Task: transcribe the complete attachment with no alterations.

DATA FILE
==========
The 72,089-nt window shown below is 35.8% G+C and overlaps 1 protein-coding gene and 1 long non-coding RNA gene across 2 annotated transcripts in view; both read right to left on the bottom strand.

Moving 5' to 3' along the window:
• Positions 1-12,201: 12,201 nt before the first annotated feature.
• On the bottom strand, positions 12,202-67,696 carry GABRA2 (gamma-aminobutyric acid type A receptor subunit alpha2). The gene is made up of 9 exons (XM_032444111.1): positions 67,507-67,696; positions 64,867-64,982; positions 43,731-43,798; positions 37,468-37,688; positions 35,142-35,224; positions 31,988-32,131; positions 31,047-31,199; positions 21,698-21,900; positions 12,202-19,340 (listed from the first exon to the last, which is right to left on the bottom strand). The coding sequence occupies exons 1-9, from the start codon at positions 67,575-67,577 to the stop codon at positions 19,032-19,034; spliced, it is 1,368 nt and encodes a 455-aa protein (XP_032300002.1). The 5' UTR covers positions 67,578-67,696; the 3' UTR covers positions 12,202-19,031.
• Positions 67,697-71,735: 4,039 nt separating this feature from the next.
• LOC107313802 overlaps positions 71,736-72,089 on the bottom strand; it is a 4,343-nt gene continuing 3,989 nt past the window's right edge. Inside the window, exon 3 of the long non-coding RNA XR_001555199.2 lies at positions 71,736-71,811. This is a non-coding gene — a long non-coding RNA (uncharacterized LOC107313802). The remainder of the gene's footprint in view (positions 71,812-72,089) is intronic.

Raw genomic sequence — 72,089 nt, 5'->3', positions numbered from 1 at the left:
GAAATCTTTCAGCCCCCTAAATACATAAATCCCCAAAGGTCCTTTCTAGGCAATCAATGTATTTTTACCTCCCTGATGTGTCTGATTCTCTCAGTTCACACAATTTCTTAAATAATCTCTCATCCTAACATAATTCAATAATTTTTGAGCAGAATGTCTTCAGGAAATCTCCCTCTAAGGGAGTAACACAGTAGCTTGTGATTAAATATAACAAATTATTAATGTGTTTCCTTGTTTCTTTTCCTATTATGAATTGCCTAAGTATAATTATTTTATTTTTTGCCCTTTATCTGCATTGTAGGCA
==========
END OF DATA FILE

The 72,089-nt window shown below is 35.8% G+C and overlaps 1 protein-coding gene and 1 long non-coding RNA gene across 2 annotated transcripts in view; both read right to left on the bottom strand.

Moving 5' to 3' along the window:
• Positions 1-12,201: 12,201 nt before the first annotated feature.
• On the bottom strand, positions 12,202-67,696 carry GABRA2 (gamma-aminobutyric acid type A receptor subunit alpha2). The gene is made up of 9 exons (XM_032444111.1): positions 67,507-67,696; positions 64,867-64,982; positions 43,731-43,798; positions 37,468-37,688; positions 35,142-35,224; positions 31,988-32,131; positions 31,047-31,199; positions 21,698-21,900; positions 12,202-19,340 (listed from the first exon to the last, which is right to left on the bottom strand). The coding sequence occupies exons 1-9, from the start codon at positions 67,575-67,577 to the stop codon at positions 19,032-19,034; spliced, it is 1,368 nt and encodes a 455-aa protein (XP_032300002.1). The 5' UTR covers positions 67,578-67,696; the 3' UTR covers positions 12,202-19,031.
• Positions 67,697-71,735: 4,039 nt separating this feature from the next.
• LOC107313802 overlaps positions 71,736-72,089 on the bottom strand; it is a 4,343-nt gene continuing 3,989 nt past the window's right edge. Inside the window, exon 3 of the long non-coding RNA XR_001555199.2 lies at positions 71,736-71,811. This is a non-coding gene — a long non-coding RNA (uncharacterized LOC107313802). The remainder of the gene's footprint in view (positions 71,812-72,089) is intronic.

Raw genomic sequence — 72,089 nt, 5'->3', positions numbered from 1 at the left:
GAAATCTTTCAGCCCCCTAAATACATAAATCCCCAAAGGTCCTTTCTAGGCAATCAATGTATTTTTACCTCCCTGATGTGTCTGATTCTCTCAGTTCACACAATTTCTTAAATAATCTCTCATCCTAACATAATTCAATAATTTTTGAGCAGAATGTCTTCAGGAAATCTCCCTCTAAGGGAGTAACACAGTAGCTTGTGATTAAATATAACAAATTATTAATGTGTTTCCTTGTTTCTTTTCCTATTATGAATTGCCTAAGTATAATTATTTTATTTTTTGCCCTTTATCTGCATTGTAGGCA